“The results of our study are consistent with the rarity of post-treatment controllers reported in the literature,” the researchers concluded. “While our numbers are too small to suggest any associations between demographic characteristics or medical history and post-treatment control, it is interesting to note that all four post-treatment controllers were African American, one had previously been treated for lymphoma, and one was undergoing treatment for hepatitis C.”

They noted that these are the first known reports of post-treatment control in people who started ART during chronic infection – other post-treatment controllers identified to date, including the VISCONTI cohort and SPARTAC participants (see below), started ART very soon after infection.

“The existence of patients who spontaneously control HIV infection suggests that a functional HIV cure may be possible and investigations into these patients’ immunologic characteristics may yield clues to how this could be achieved,” they suggested.

Biomarkers for post-treatment control

In a related study, published in the October 9 edition of Nature Communications, Jacob Hurst and John Frater of the University of Oxford and colleagues looked for biomarkers that could help predict post-treatment control. These findings were previously presented in part at this year’s Conference on Retroviruses and Opportunistic Infections (CROI).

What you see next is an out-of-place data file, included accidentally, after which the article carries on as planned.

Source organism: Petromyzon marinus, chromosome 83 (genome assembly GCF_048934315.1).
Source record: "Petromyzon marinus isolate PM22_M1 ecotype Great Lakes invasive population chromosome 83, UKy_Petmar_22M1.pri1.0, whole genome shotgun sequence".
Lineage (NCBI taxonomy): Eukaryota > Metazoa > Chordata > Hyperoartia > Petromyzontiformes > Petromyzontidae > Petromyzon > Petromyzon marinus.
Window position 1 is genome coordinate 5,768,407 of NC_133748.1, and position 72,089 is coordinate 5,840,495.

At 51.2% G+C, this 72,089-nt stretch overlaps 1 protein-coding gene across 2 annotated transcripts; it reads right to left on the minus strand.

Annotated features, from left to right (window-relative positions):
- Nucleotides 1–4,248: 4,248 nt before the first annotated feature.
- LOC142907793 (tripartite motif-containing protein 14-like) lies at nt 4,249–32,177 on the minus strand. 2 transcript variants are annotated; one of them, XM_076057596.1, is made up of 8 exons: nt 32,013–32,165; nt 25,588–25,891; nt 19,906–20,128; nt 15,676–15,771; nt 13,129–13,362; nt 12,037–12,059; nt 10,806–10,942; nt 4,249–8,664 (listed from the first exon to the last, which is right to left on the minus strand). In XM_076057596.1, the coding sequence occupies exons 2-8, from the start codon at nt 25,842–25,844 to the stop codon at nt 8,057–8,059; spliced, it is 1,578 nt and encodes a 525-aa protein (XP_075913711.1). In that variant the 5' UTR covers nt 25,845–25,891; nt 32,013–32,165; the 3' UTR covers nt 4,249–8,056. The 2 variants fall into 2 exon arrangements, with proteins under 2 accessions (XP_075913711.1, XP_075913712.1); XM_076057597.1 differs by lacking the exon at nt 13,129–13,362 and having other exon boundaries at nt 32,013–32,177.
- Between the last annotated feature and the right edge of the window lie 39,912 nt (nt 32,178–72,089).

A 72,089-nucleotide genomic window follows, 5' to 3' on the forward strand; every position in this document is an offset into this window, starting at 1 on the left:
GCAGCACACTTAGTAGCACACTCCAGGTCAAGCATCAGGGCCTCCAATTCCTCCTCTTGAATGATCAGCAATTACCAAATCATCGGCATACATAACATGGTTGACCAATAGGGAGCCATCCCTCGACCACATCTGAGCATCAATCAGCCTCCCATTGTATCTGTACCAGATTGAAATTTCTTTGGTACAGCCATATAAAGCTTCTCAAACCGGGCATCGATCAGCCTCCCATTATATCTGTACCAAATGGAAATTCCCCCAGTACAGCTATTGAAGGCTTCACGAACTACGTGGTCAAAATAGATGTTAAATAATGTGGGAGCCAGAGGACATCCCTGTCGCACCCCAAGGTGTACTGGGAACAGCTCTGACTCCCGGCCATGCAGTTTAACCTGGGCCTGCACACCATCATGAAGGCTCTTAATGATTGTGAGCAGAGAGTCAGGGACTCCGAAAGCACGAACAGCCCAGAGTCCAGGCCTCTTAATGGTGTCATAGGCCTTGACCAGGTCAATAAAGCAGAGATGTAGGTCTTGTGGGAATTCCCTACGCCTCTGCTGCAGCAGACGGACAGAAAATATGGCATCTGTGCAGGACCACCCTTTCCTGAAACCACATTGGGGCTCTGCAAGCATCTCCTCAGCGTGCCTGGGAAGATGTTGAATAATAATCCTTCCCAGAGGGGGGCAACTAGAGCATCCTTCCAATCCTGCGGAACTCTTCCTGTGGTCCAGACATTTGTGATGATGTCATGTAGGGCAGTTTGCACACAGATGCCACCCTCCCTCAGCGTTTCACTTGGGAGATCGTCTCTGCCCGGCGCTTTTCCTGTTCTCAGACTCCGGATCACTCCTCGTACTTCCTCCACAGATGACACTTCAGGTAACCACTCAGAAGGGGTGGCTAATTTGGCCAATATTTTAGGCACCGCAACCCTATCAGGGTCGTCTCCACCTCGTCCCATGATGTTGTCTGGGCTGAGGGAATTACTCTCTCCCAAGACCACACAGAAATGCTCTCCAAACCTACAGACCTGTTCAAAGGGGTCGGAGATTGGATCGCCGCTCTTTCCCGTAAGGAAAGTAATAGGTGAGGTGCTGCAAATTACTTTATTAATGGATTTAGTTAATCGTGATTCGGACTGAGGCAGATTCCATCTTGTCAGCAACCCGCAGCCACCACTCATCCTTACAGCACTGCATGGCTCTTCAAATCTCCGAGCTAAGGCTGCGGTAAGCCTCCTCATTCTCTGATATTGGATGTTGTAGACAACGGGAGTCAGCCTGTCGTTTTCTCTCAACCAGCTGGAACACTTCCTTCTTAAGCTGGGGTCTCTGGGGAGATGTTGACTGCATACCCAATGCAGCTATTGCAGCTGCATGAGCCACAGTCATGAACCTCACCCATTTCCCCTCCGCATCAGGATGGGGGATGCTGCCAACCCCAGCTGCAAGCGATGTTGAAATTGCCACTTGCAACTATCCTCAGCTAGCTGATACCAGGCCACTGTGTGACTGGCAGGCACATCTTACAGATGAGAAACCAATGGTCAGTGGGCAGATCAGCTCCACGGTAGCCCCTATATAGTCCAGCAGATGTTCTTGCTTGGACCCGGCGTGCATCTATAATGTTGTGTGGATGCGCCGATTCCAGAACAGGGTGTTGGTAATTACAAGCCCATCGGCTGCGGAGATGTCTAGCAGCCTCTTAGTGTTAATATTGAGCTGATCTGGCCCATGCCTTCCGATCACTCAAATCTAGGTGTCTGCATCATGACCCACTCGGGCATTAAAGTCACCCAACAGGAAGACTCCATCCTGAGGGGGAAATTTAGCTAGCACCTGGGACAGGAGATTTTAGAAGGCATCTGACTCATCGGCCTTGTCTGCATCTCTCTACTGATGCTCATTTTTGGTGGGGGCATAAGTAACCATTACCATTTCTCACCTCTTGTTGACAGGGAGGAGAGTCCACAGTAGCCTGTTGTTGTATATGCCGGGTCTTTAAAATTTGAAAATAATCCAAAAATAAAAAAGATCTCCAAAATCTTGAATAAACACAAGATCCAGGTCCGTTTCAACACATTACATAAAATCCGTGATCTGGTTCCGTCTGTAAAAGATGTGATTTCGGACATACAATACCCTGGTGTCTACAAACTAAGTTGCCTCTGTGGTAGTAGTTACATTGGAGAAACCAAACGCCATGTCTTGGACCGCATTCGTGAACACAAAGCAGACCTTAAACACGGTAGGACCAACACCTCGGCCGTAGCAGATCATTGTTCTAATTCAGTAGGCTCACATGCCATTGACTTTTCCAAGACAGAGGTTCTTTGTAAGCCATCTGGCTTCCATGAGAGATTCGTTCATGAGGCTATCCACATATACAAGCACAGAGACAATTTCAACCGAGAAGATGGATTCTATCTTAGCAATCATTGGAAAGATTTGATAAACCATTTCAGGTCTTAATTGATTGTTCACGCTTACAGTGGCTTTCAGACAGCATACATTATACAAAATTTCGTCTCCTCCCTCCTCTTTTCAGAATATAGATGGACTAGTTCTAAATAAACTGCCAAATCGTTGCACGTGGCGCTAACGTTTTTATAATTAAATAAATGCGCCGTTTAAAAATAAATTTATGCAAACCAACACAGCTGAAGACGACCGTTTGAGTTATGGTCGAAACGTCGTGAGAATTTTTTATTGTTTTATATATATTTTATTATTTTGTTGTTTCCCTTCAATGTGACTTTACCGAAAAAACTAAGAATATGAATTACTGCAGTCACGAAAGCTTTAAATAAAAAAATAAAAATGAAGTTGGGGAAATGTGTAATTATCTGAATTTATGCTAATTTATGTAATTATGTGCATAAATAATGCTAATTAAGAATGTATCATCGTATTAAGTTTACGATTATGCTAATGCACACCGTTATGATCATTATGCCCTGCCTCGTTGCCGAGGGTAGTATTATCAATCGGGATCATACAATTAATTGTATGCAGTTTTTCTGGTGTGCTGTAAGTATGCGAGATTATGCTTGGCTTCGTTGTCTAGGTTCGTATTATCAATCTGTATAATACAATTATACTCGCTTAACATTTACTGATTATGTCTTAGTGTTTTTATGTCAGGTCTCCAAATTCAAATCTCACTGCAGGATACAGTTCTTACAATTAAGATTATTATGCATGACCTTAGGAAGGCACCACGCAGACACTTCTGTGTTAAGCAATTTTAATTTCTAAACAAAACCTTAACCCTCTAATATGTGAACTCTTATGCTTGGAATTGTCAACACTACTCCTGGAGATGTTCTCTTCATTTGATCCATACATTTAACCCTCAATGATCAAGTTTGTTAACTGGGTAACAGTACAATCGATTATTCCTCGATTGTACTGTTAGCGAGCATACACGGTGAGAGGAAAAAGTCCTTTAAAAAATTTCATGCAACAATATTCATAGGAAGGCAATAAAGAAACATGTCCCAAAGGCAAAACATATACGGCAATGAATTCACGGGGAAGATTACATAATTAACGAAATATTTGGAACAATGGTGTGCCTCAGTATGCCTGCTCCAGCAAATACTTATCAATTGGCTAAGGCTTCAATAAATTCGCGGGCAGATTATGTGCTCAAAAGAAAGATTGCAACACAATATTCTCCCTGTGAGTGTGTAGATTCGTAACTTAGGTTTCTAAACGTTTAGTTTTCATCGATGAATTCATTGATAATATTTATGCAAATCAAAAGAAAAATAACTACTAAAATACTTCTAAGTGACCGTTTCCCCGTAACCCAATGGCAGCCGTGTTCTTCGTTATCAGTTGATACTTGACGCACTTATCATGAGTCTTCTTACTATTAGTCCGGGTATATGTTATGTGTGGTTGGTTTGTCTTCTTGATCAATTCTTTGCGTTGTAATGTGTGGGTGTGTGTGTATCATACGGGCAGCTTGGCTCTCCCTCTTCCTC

The researchers analysed outcomes in the SPARTAC trial, in which people with primary HIV infection either received immediate ART lasting for 12 or 48 weeks, or else deferred treatment until their CD4 count fell below 350 cells/mm3.

They found that three markers of T-cell exhaustion – PD-1, Tim-3 and Lag-3 – measured prior to ART initiation strongly predicted the time to viral rebound.

“These data indicate that T-cell exhaustion markers may identify those latently infected cells with a higher proclivity to viral transcription,” the study authors concluded. “Our results may open new avenues for understanding the mechanisms underlying post-treatment control, and eventually HIV-1 eradication.”

“Our work has identified that there are certain markers on the immune cells of patients which seem to help predict who can stop therapy and stay well,” Frater explained in a University of Oxford press release. “We hope now to find out more about these markers – and others – to discover if new strategies for treating or even curing HIV might be possible.”

“We want to be able to predict how the virus will behave before we take patients off ART to test drug therapies aimed at eradicating HIV,” Anthony Kelleher from the University of New South Wales added in a separate press release.

References

Perkins M et al. Post-treatment control of HIV infection in an early diagnosed well-characterized military cohort of chronically HIV-1 infected subjects. IDWeek 2015, abstract 1072, 2015.

Hurst J et al. Immunological biomarkers predict HIV-1 viral rebound after treatment interruption. Nature Communications 6:8495, 2015.